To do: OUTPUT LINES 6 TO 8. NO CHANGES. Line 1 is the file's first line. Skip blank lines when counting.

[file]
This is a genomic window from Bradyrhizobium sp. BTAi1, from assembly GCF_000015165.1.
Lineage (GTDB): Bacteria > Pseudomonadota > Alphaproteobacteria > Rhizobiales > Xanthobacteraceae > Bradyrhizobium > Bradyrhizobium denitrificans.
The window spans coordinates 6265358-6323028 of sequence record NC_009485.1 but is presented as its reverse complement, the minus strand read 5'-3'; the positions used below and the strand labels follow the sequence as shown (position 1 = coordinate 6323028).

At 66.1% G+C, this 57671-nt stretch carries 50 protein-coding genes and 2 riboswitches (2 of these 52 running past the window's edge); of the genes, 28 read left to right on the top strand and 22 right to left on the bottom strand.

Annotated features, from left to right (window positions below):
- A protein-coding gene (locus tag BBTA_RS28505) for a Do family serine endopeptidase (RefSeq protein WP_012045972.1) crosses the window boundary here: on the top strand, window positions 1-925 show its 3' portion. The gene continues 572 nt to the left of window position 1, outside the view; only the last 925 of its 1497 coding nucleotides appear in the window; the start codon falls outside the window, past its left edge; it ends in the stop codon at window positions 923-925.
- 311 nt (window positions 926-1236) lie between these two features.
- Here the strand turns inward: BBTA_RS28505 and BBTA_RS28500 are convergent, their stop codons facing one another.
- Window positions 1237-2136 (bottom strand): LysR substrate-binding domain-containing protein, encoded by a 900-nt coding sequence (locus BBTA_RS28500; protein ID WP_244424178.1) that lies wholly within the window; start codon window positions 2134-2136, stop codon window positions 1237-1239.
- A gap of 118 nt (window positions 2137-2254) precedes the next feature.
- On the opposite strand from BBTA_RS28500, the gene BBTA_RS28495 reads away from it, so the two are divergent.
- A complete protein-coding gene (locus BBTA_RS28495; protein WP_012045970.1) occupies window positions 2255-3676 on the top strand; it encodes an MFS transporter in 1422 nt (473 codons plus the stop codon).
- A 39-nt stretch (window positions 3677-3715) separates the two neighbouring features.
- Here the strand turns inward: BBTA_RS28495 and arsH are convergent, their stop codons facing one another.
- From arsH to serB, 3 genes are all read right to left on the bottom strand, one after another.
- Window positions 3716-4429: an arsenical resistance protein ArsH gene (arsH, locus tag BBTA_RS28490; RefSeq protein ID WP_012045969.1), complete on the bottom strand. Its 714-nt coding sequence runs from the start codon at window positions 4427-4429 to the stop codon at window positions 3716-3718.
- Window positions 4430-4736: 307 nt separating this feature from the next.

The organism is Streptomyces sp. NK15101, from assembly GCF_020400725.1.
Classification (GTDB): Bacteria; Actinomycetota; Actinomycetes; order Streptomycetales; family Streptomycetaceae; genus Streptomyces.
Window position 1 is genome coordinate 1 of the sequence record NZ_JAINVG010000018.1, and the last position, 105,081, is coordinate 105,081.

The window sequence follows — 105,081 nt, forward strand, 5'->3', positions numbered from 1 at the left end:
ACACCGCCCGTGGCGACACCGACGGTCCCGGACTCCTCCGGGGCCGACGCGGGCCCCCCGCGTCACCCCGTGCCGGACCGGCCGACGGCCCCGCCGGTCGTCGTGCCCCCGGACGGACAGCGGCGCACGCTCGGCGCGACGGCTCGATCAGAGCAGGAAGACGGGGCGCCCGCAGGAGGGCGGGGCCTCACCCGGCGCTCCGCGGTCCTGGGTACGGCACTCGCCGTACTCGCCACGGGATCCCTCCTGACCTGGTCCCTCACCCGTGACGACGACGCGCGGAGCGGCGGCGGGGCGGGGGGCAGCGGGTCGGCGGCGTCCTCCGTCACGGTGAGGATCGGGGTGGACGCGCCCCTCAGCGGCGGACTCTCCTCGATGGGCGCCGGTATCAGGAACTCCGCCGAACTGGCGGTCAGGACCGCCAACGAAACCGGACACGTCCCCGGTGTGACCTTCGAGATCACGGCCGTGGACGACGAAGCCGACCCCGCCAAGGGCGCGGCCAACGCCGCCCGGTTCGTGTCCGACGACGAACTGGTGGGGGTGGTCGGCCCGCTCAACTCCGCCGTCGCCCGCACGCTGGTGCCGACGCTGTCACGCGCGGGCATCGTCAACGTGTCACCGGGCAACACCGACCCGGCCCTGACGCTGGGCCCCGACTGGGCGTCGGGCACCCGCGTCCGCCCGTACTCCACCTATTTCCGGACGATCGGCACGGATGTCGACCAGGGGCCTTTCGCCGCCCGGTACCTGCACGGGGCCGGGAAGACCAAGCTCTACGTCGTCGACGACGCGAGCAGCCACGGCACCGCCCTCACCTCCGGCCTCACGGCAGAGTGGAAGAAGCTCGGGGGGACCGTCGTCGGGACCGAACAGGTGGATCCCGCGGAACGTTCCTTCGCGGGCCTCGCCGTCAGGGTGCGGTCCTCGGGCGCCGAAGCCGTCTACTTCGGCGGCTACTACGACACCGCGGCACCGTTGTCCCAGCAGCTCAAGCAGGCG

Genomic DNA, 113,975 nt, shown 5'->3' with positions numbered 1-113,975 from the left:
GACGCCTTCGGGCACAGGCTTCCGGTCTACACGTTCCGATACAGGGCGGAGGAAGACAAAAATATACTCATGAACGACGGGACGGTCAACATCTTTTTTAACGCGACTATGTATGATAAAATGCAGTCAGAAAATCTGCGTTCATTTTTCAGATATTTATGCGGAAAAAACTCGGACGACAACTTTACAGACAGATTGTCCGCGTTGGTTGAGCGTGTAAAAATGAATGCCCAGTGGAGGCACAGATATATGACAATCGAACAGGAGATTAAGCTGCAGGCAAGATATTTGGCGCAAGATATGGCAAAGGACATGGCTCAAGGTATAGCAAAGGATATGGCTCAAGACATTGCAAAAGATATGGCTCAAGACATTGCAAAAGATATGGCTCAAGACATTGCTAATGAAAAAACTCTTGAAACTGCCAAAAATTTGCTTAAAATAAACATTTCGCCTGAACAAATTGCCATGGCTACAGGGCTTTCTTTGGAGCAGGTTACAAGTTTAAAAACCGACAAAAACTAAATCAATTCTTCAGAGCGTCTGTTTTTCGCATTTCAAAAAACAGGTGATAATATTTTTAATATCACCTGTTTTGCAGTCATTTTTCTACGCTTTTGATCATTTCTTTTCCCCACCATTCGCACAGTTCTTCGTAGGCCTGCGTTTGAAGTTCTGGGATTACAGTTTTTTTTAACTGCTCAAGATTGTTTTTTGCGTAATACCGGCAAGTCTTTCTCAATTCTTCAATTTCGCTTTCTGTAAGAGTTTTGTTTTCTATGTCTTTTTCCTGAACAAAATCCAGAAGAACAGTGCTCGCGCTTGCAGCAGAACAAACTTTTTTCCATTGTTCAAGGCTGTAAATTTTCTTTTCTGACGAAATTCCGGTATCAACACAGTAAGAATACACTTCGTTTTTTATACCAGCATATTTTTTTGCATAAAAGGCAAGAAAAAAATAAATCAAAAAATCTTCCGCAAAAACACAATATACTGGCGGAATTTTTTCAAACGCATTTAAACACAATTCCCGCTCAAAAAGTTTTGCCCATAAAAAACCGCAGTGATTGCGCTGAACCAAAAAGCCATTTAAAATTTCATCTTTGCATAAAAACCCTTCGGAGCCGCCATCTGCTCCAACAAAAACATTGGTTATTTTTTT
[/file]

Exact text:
- A protein-coding gene (locus tag BBTA_RS28505) for a Do family serine endopeptidase (RefSeq protein WP_012045972.1) crosses the window boundary here: on the top strand, window positions 1-925 show its 3' portion. The gene continues 572 nt to the left of window position 1, outside the view; only the last 925 of its 1497 coding nucleotides appear in the window; the start codon falls outside the window, past its left edge; it ends in the stop codon at window positions 923-925.
- 311 nt (window positions 926-1236) lie between these two features.
- Here the strand turns inward: BBTA_RS28505 and BBTA_RS28500 are convergent, their stop codons facing one another.